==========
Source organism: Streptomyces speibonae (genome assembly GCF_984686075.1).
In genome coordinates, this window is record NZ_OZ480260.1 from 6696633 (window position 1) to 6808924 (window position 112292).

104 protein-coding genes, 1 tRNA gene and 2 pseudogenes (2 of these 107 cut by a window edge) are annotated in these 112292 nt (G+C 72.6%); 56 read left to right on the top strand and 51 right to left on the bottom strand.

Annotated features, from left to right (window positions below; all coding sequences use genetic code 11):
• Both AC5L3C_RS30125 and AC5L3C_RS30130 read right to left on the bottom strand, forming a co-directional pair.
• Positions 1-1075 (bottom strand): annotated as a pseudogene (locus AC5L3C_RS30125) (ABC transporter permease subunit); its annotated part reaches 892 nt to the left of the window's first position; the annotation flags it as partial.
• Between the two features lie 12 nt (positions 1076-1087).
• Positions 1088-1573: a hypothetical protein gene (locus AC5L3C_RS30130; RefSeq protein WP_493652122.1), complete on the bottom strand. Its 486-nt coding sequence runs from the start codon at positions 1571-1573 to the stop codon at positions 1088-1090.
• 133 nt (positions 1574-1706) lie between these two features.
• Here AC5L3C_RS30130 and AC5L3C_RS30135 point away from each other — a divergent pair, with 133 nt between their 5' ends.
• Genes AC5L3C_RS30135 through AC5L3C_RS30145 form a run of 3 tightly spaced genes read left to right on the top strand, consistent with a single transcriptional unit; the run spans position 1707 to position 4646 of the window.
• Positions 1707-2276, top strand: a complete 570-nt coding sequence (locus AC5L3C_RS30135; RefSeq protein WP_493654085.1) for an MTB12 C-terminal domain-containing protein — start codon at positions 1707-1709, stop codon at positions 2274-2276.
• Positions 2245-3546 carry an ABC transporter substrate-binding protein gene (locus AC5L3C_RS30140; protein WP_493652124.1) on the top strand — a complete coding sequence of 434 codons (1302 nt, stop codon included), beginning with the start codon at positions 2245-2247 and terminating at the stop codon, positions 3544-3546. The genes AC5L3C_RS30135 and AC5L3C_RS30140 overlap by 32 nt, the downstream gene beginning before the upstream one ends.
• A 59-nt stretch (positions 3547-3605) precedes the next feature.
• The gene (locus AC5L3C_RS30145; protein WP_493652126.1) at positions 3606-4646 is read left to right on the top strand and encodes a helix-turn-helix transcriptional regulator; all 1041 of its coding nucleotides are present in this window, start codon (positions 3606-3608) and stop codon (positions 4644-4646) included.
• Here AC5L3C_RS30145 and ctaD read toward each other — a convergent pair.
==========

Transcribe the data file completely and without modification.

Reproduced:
Source organism: Streptomyces speibonae (genome assembly GCF_984686075.1).
In genome coordinates, this window is record NZ_OZ480260.1 from 6696633 (window position 1) to 6808924 (window position 112292).

104 protein-coding genes, 1 tRNA gene and 2 pseudogenes (2 of these 107 cut by a window edge) are annotated in these 112292 nt (G+C 72.6%); 56 read left to right on the top strand and 51 right to left on the bottom strand.

Annotated features, from left to right (window positions below; all coding sequences use genetic code 11):
• Both AC5L3C_RS30125 and AC5L3C_RS30130 read right to left on the bottom strand, forming a co-directional pair.
• Positions 1-1075 (bottom strand): annotated as a pseudogene (locus AC5L3C_RS30125) (ABC transporter permease subunit); its annotated part reaches 892 nt to the left of the window's first position; the annotation flags it as partial.
• Between the two features lie 12 nt (positions 1076-1087).
• Positions 1088-1573: a hypothetical protein gene (locus AC5L3C_RS30130; RefSeq protein WP_493652122.1), complete on the bottom strand. Its 486-nt coding sequence runs from the start codon at positions 1571-1573 to the stop codon at positions 1088-1090.
• 133 nt (positions 1574-1706) lie between these two features.
• Here AC5L3C_RS30130 and AC5L3C_RS30135 point away from each other — a divergent pair, with 133 nt between their 5' ends.
• Genes AC5L3C_RS30135 through AC5L3C_RS30145 form a run of 3 tightly spaced genes read left to right on the top strand, consistent with a single transcriptional unit; the run spans position 1707 to position 4646 of the window.
• Positions 1707-2276, top strand: a complete 570-nt coding sequence (locus AC5L3C_RS30135; RefSeq protein WP_493654085.1) for an MTB12 C-terminal domain-containing protein — start codon at positions 1707-1709, stop codon at positions 2274-2276.
• Positions 2245-3546 carry an ABC transporter substrate-binding protein gene (locus AC5L3C_RS30140; protein WP_493652124.1) on the top strand — a complete coding sequence of 434 codons (1302 nt, stop codon included), beginning with the start codon at positions 2245-2247 and terminating at the stop codon, positions 3544-3546. The genes AC5L3C_RS30135 and AC5L3C_RS30140 overlap by 32 nt, the downstream gene beginning before the upstream one ends.
• A 59-nt stretch (positions 3547-3605) precedes the next feature.
• The gene (locus AC5L3C_RS30145; protein WP_493652126.1) at positions 3606-4646 is read left to right on the top strand and encodes a helix-turn-helix transcriptional regulator; all 1041 of its coding nucleotides are present in this window, start codon (positions 3606-3608) and stop codon (positions 4644-4646) included.
• Here AC5L3C_RS30145 and ctaD read toward each other — a convergent pair.